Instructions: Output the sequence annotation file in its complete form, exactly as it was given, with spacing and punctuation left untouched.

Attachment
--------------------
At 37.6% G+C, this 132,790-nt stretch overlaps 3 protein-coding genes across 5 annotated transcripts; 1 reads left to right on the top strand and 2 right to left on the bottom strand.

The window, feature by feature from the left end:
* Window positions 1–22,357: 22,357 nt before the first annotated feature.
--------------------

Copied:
At 37.6% G+C, this 132,790-nt stretch overlaps 3 protein-coding genes across 5 annotated transcripts; 1 reads left to right on the top strand and 2 right to left on the bottom strand.

The window, feature by feature from the left end:
* Window positions 1–22,357: 22,357 nt before the first annotated feature.